I’ve been working my way through Writing Fiction for Dummies by Randy Ingermanson and Peter Economy. It turns out I really needed to read this book. It’s one thing to have a desire to write a novel, but as I learned from my first (botched) attempt, I need to start from the ground up. I’m going to share with you the most important thing that I’ve learned from this book, the thing that helped me move past a self-imposed road block that kept me from making any writing progress. It’s something that I think every writer should take the time to learn – finding your method of writing. You’ve got all the “who, what, and why” ready to go… but if you’re not sure about the how, you may never achieve your goal.
The book outlines four different writing methods that are used by novelists to get that first draft done. (They call them creative paradigms.)
The first method is “seat-of-the-pants” writing – I’d heard this one mentioned by other writers quite a bit during the Nano season. In a nutshell, you sit down and write your first draft straight through with no planning or editing beforehand. You write things down as they occur to you, and worry about fixing it up later. This method involves a ton of rewriting, but it can be a lot of fun.
The second method is editing as you go. A variation of seat-of-the-pants, still writing without planning, but you go back and edit each scene as it is completed.
The third method is known as the “Snowflake Method,” created by one of the authors of the book – Randy Ingermanson. Randy explains how to use it here: http://www.advancedfictionwriting.com/art/snowflake.php The idea is that you plan a loose, basic structure, write a little bit, then as the characters and story become more clear you go back and alter the original structure to fit the new ideas.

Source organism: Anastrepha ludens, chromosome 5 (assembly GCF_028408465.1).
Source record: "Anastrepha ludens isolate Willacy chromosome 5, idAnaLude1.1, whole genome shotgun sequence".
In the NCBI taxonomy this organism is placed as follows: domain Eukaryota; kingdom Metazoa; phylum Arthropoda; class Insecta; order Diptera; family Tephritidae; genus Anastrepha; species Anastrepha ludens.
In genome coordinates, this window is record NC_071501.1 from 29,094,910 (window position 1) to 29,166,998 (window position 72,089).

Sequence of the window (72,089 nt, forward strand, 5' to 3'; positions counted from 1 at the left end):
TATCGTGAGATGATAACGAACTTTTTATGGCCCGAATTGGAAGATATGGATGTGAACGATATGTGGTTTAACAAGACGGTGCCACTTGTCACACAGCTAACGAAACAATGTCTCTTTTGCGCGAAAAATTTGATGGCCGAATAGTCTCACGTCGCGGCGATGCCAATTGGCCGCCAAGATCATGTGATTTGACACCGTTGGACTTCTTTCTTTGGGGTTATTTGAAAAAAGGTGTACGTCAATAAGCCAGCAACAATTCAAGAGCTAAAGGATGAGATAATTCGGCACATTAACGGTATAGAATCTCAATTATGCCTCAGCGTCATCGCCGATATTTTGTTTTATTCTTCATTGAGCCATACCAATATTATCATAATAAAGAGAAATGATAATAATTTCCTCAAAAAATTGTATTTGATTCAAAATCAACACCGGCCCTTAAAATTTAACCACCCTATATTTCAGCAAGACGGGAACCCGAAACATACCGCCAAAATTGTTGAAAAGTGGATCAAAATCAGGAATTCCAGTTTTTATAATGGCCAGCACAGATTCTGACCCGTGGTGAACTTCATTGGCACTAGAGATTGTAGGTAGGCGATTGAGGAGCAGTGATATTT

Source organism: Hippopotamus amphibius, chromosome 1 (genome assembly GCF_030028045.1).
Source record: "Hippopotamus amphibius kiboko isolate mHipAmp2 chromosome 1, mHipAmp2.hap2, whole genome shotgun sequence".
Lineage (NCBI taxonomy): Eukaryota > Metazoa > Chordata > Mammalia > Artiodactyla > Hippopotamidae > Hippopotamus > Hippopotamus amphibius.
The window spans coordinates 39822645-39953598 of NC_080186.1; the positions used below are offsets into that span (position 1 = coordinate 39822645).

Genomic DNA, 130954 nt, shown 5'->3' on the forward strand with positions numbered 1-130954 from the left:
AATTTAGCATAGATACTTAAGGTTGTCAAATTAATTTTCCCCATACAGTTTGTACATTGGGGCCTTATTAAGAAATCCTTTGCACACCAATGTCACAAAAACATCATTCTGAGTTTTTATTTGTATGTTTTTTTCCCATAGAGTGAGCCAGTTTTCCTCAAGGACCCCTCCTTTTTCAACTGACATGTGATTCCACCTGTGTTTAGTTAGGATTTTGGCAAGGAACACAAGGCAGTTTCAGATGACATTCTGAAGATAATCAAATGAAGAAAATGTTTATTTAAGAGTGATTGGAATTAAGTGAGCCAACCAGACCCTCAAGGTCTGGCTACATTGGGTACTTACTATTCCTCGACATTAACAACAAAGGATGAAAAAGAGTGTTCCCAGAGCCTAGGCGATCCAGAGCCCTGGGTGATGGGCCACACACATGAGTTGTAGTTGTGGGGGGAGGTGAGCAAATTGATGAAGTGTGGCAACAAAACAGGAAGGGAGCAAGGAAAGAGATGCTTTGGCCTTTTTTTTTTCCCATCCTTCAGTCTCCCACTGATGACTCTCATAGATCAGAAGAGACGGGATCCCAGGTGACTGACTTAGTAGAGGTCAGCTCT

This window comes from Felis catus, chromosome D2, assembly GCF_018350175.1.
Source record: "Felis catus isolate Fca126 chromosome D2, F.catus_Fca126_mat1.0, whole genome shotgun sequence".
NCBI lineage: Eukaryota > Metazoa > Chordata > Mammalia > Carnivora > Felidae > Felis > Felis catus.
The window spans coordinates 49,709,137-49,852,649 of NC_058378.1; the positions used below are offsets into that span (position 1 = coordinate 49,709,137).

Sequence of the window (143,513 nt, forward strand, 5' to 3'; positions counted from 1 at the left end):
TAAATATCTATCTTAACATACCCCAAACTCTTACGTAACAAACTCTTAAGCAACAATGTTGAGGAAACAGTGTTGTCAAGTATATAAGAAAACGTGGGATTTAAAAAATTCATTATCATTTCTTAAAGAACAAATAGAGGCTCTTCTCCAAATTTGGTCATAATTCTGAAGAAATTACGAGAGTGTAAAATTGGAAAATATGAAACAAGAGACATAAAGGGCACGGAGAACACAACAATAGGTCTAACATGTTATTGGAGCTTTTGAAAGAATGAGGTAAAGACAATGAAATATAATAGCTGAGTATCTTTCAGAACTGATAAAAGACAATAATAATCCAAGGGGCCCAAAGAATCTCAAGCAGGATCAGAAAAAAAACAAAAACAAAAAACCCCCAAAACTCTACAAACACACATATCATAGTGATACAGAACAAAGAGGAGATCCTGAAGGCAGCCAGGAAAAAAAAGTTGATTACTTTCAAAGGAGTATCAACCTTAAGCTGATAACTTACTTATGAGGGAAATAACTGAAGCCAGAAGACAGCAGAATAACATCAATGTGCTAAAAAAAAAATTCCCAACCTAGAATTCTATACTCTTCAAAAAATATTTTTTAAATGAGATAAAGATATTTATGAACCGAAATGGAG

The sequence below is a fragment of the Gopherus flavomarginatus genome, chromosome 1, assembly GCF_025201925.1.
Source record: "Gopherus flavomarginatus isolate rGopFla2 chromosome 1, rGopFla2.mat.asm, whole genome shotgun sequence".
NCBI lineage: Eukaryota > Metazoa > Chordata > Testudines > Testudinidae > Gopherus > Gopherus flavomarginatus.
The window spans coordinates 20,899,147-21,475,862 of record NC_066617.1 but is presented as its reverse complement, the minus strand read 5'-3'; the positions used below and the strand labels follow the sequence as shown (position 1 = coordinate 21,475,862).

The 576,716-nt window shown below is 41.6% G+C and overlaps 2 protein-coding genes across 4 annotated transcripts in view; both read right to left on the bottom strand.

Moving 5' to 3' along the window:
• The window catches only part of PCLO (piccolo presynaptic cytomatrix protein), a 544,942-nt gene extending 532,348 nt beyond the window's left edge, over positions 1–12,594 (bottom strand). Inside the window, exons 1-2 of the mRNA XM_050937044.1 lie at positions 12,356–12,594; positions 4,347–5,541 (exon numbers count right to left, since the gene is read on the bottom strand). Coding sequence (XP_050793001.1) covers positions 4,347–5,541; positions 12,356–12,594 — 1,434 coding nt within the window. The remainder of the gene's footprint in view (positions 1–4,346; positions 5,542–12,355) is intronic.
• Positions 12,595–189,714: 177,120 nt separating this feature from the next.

And the final method is outlining – structuring the entire story, start to finish, scene by scene before you even begin writing the first draft. Those who use this method will often revise their outline many times before starting the actual story.
For the longest time, I assumed I was a seat-of-the-pants writer. Why? Because that’s how I do everything else in life. I don’t like a lot of structure, and I loved the idea of just writing. Freely. Letting the story come as it may. I started my novel by doing a small bit of brainstorming and character creation, then jumping right into the first draft. SotP for the win, right? Well, that story didn’t work out. Things kept changing on me. My mind kept thinking, “Oh, but what if this happened instead? Let’s try that.” All too often, the new course of events would nullify my first few scenes. And let me tell you, that was frustrating for me. Each time, I grumbled about it not working and scrapped it. I had a growing pile of novel and short story beginnings that I kept tossing aside because they weren’t working out. And the bigger that pile became, the smaller my self confidence shrank.
Finally, on the last story I wrote (submitted to DSP in hopes of publication), I tried something different. I pre-planned my key plot points, my scenes, the entire story. I outlined the whole thing before I wrote. I had a real, solid structure. For the first time in a long while I had a sense of direction when I began writing. I actually knew how the story was going to end even before I started. It was amazing. Instead of going into it with a feeling of dread and an expectation of failure, I went in ready and excited. I knew it would work. And I had fun writing it. Something clicked – I knew I’d found my writing method. I still want to experiment with the others, the ones I haven’t tried yet – who knows, there might be another one that’s even better for me. But discovering that SotP doesn’t work for me – knowing that I have options – has given me a new outlook.
The point of all my blabbing is that if you’re having trouble with your writing, whether it’s starting up or completing projects – make sure you’re going about it the way that works for you. Everyone’s going to be different – and if you like rigid structure in your everyday life, that doesn’t necessarily mean you’ll like rigid structure when you write. I definitely encourage all writers to try different methods and take the time to discover which one is right for you.
I’d love to hear from readers – how do you get that first draft done? Do you use one of the writing methods I mentioned above, or a different one entirely?